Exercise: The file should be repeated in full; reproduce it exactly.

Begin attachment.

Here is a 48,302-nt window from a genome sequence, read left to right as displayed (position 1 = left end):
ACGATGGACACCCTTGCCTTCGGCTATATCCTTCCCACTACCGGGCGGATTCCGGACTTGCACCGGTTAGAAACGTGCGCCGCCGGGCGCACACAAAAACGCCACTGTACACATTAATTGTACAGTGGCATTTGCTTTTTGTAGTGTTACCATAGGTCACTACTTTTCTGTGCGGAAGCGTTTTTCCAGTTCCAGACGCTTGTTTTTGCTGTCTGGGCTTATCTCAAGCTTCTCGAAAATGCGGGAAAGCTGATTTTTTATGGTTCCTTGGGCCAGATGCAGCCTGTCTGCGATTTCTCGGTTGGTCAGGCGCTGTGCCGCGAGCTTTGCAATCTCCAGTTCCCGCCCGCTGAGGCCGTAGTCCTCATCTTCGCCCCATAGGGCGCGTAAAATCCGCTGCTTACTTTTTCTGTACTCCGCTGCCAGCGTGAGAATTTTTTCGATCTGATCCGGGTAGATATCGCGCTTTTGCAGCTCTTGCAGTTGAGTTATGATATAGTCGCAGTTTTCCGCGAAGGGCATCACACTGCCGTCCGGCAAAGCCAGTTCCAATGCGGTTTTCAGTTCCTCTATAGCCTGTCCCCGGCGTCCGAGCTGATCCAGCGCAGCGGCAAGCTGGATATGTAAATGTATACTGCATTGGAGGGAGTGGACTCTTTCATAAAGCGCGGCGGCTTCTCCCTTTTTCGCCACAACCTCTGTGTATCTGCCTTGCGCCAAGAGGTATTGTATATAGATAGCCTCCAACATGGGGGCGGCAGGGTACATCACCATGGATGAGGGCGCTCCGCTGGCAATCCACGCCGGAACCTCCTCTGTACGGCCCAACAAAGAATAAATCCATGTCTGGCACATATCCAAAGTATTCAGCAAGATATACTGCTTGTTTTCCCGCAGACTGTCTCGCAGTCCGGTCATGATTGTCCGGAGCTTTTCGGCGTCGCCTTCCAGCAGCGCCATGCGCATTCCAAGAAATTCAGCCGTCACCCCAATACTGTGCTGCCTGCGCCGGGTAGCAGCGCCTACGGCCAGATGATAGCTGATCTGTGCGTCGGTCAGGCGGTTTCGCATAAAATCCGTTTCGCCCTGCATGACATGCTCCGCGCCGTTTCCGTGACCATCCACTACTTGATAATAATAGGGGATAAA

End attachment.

Here is a 48,302-nt window from a genome sequence, read left to right as displayed (position 1 = left end):
ACGATGGACACCCTTGCCTTCGGCTATATCCTTCCCACTACCGGGCGGATTCCGGACTTGCACCGGTTAGAAACGTGCGCCGCCGGGCGCACACAAAAACGCCACTGTACACATTAATTGTACAGTGGCATTTGCTTTTTGTAGTGTTACCATAGGTCACTACTTTTCTGTGCGGAAGCGTTTTTCCAGTTCCAGACGCTTGTTTTTGCTGTCTGGGCTTATCTCAAGCTTCTCGAAAATGCGGGAAAGCTGATTTTTTATGGTTCCTTGGGCCAGATGCAGCCTGTCTGCGATTTCTCGGTTGGTCAGGCGCTGTGCCGCGAGCTTTGCAATCTCCAGTTCCCGCCCGCTGAGGCCGTAGTCCTCATCTTCGCCCCATAGGGCGCGTAAAATCCGCTGCTTACTTTTTCTGTACTCCGCTGCCAGCGTGAGAATTTTTTCGATCTGATCCGGGTAGATATCGCGCTTTTGCAGCTCTTGCAGTTGAGTTATGATATAGTCGCAGTTTTCCGCGAAGGGCATCACACTGCCGTCCGGCAAAGCCAGTTCCAATGCGGTTTTCAGTTCCTCTATAGCCTGTCCCCGGCGTCCGAGCTGATCCAGCGCAGCGGCAAGCTGGATATGTAAATGTATACTGCATTGGAGGGAGTGGACTCTTTCATAAAGCGCGGCGGCTTCTCCCTTTTTCGCCACAACCTCTGTGTATCTGCCTTGCGCCAAGAGGTATTGTATATAGATAGCCTCCAACATGGGGGCGGCAGGGTACATCACCATGGATGAGGGCGCTCCGCTGGCAATCCACGCCGGAACCTCCTCTGTACGGCCCAACAAAGAATAAATCCATGTCTGGCACATATCCAAAGTATTCAGCAAGATATACTGCTTGTTTTCCCGCAGACTGTCTCGCAGTCCGGTCATGATTGTCCGGAGCTTTTCGGCGTCGCCTTCCAGCAGCGCCATGCGCATTCCAAGAAATTCAGCCGTCACCCCAATACTGTGCTGCCTGCGCCGGGTAGCAGCGCCTACGGCCAGATGATAGCTGATCTGTGCGTCGGTCAGGCGGTTTCGCATAAAATCCGTTTCGCCCTGCATGACATGCTCCGCGCCGTTTCCGTGACCATCCACTACTTGATAATAATAGGGGATAAA